Although PHP unsets all the variables after processing the request, we often need to persist the data to use it in the future. For example, an e-commerce site must save the data about products it sells, the cart states, and orders users make.

This chapter covers data storage mechanisms that don’t involve database engines. Let’s start with caching. It’s not a long-term persistence mechanism, but it manages to save the data between requests.

What’s caching?

Caching means saving some of our results so we don’t have to recalculate them again. Imagine we have a long-running task—finding prime factors of a big number. If we need to use the results multiple times, we save the calculation result (cache it) to avoid repeating expensive calculations. A task doesn’t have to be computation-intensive to make us cache it. Imagine we’re getting a news feed from an external service that will be displayed on our page. Calls to external services are slow. Also, providers might not like it if we call them too often. That’s why we cache news feeds and serve them from the cache later.

Cache invalidation

The famous joke states that computer science has only two hard problems—cache invalidation and naming things. Cache invalidation is indeed challenging.

In the previous example, we retrieve the news feed from an external service, cache it, and serve it from the cache later. How do we know when we should update the cached values? Usually, we don’t. Here are some ways to work with that.

Cache invalidation via TTL

The most common method is assigning time-to-live (TTL) to cache records. After this time passes, we have to update the data.

Picking a good TTL value is tricky, though. If we set it too big, we might serve stale data for a long time. If we set it too small, we might update data too often just to see that it didn’t change. It’s like checking the fridge every five minutes in case something interesting has magically appeared there.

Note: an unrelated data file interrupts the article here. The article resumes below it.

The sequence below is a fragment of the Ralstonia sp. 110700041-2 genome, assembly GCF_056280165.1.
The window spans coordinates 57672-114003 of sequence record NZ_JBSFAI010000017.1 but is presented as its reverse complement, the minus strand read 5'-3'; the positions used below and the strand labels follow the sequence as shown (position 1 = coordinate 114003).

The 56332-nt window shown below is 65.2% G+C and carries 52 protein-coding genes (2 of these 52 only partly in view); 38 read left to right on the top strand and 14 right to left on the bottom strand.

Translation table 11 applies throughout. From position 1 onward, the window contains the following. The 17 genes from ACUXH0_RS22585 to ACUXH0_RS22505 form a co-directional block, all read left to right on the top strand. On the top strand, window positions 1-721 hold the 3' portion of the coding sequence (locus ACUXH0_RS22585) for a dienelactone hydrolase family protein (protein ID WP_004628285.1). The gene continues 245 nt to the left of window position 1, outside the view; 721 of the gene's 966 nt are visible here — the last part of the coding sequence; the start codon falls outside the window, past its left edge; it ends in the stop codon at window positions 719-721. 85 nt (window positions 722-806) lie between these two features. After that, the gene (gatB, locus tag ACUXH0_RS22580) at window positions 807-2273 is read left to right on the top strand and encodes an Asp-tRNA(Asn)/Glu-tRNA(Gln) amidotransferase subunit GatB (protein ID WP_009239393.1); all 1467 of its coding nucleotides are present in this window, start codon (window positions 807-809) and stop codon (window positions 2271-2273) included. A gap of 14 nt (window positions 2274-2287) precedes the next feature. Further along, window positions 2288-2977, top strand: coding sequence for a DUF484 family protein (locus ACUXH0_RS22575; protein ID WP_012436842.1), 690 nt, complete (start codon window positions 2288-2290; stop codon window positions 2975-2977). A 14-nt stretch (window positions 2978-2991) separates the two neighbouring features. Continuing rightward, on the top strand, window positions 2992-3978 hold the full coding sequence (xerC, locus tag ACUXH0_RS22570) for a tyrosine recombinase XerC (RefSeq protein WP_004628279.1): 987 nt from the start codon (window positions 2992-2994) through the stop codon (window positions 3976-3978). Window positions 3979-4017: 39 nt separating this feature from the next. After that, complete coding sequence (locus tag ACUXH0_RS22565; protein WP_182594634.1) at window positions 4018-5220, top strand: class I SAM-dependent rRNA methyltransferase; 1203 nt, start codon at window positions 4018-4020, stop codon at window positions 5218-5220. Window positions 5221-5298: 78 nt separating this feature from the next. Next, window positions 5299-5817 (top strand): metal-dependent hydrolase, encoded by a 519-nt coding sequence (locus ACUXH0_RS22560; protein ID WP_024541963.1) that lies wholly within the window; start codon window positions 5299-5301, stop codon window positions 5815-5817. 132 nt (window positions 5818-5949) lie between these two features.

Most cache storages support TTL and delete stale records automatically. Even if we rely on other cache invalidation methods, setting TTL for records is still valid. It prevents the cache storage from keeping abandoned records forever.

Cache invalidation via tag

Another way to check to see if the cache is stale is to find an easy-to-get property that signifies that data has changed. For example, imagine a store inventory system. We need to retrieve all the products from the database and render a price list in the form of a PDF file. It’s slow, but we can cache the file and reuse it if products remain unchanged. We tag the cache record by adding the modification time of the last-modified product. Later we can get the latest product modification time from the database and use the cached file if it matches the cache tag.

Querying a database to get the latest product modification time is much faster than rendering a new file, and with such a technique, we’ll never serve the file with outdated contents.

Explicit cache invalidation

Cache invalidation problems disappear when we switch from pulling changes to pushing them.

Let’s get back to the price list file example. What if we could explicitly delete the cached file every time the product changes? We wouldn’t have to bother with cache invalidation at all!

Unfortunately, often it’s not possible—either we don’t have the change event, like in the external news feed example, or we can’t control every cache storage.

Another issue occurs when we must invalidate so many cache records on every change that it becomes slow.

Caching in PHP with APCu

The primary caching mechanism for PHP is APCu. It’s a PHP extension, so we can use it without running separate servers or daemons.

Here’s how we can use it:

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